Vice Chair Crowley Reintroduces The Silent Skies Act to Curb Aircraft Noise Pollution

December 3, 2015
Press Release

Legislation requires airlines to begin stocking fleets with newer, quieter aircraft

(Queens, NY) – Today, Rep. Joe Crowley (D-Queens, the Bronx), Vice Chair of the Democratic Caucus, announced the reintroduction of The Silent Skies Act (H.R. 4171), legislation that aims to improve the quality of life for communities heavily impacted by aircraft noise pollution by requiring airlines to begin stocking fleets with newer, quieter aircraft. Originally introduced in the 113th Congress, the bill instructs the Federal Aviation Administration (FAA) to issue regulations by the end of 2016 requiring all U.S. commercial airplanes to meet Stage 4 noise standards, which is a significantly lower decibel level than those currently in use.

“While airplanes can never be truly silent, making their engines quieter will go a long way toward providing the relief residents who live nearby our airports deserve,” said Rep. Crowley. “That’s why I’m reintroducing the Silent Skies Act, which will require older, noisier airplanes to be phased out. But it will also require the FAA to adopt newly developed noise standards for all new airplane designs. Aircraft noise pollution isn’t merely a nuisance – it impacts our ability sleep, learn and enjoy daily life.”

In 2006, the FAA issued regulations requiring all new commercial aircraft designs to meet Stage 4 noise standards. However, the FAA did not address whether airlines would need to phase out older, louder airplanes or retrofit them with quieter engines. The requirements outlined in Crowley’s bill would be phased in at a rate of 25 percent every five years, so that all commercial airplanes meet these quieter standards by 2037.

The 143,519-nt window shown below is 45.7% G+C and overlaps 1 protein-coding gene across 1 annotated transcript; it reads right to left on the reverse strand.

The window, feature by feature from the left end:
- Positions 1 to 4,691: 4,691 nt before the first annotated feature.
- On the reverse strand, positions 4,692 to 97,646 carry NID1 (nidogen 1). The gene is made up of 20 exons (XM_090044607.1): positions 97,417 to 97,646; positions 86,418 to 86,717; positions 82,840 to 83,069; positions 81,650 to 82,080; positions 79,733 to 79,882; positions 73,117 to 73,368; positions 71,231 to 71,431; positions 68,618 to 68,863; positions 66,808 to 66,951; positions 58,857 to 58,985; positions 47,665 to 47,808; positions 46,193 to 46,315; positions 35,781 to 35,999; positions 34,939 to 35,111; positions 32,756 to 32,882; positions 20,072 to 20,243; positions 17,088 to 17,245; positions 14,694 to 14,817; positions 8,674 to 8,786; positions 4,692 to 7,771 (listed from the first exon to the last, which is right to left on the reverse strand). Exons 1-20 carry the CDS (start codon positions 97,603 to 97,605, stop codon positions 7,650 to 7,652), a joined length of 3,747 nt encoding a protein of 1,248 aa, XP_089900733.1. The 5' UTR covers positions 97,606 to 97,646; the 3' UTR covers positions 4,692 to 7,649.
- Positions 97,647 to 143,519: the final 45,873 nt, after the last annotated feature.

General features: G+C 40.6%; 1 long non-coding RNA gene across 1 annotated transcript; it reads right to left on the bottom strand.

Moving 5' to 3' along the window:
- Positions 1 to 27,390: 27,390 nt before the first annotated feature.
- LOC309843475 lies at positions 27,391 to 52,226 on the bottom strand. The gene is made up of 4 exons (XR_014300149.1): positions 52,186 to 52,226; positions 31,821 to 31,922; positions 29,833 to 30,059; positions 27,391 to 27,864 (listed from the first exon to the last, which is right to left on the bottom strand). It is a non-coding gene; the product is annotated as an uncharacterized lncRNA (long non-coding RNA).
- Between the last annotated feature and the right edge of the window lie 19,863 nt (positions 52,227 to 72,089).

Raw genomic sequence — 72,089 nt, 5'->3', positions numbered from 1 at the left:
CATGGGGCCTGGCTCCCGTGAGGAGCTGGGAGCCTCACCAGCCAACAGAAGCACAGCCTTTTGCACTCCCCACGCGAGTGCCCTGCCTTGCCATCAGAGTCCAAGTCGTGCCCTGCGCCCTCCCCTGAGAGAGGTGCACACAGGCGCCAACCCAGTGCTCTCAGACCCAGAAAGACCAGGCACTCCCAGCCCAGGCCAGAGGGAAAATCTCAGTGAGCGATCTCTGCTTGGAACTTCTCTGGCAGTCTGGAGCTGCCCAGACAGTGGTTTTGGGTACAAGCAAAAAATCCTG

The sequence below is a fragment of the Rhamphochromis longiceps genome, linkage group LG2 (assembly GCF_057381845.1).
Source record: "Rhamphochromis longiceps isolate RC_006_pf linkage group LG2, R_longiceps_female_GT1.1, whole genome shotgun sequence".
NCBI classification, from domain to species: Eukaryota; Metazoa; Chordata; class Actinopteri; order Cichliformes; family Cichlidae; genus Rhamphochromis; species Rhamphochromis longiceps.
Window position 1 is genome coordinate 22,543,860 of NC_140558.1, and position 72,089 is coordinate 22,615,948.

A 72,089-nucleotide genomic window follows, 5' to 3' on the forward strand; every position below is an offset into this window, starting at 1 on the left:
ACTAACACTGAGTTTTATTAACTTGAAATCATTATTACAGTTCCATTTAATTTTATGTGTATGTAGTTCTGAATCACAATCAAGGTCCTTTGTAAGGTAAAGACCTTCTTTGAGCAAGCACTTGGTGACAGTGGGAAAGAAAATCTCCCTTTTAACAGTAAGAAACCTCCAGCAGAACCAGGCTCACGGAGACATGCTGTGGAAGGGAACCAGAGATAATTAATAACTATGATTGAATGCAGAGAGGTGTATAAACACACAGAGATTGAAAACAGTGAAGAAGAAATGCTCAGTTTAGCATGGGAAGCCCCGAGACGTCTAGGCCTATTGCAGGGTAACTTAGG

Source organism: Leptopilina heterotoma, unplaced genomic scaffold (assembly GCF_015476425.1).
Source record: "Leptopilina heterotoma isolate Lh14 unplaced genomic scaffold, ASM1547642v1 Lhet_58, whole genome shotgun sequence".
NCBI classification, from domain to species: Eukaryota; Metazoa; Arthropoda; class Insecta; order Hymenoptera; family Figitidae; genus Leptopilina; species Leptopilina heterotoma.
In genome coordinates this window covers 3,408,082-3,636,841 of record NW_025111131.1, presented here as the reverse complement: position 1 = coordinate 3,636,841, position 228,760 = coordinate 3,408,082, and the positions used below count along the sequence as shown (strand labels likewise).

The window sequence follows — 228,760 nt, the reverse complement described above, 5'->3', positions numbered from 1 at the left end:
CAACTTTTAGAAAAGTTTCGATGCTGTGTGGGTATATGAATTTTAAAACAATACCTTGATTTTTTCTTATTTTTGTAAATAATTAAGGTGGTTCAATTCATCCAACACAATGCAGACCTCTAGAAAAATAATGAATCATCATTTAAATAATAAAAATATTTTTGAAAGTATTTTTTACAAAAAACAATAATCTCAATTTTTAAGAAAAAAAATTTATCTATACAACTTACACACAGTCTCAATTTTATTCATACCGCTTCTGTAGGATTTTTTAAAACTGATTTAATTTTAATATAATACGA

The Silent Skies Act also requires new aircraft designs to meet standards recently adopted by the International Civil Aviation Organization. These new, more stringent standards, known as Stage 5, would have to be met by 2017 in order for the new designs to be certified by the FAA.

In addition, Crowley’s legislation would authorize a new partnership program for the development of technologies to help meet better noise standards and result in quieter airplane engines. The partnership is a grant program that requires a portion of revenues from the sale of successful, new technologies to be paid back into the program.

“Through fleet replacement and investment in new technologies, quieter airplanes are an achievable goal,” Crowley continued.  “When it comes to aircraft noise, it’s important that we find solutions that can benefit all of the communities surrounding our airports – and the Silent Skies Act would do just that.”

Crowley has worked extensively with community leaders, federal officials, and representatives from New York City and State to abate the congestion and noise that schools, businesses, and homes are subjected to because of their close proximity to LaGuardia Airport. In April 2001, Crowley authored a plan to alleviate community concerns associated with the airport. In 2002, he secured $100,000 in federal funding for the Environmental Protection Agency (EPA) to carry out an air quality and noise study in the neighborhoods surrounding LaGuardia. He also secured $240,000 for LaGuardia Airport Noise Monitors to track airport noise at LaGuardia and ensure curfews were being met.

In 2014, Crowley co-founded the Quiet Skies Caucus in Congress, which works to raise awareness on the issue of aircraft noise and find meaningful solutions to the problem. The caucus consists of members from across the country whose constituents are adversely affected by incidents of airplane and helicopter noise.

Congressman Crowley is the nine-term representative from the 14th Congressional District of New York, which includes sections of Queens and the Bronx. He is a member of the powerful Ways and Means Committee and serves as Vice Chair of the Democratic Caucus in the House of Representatives.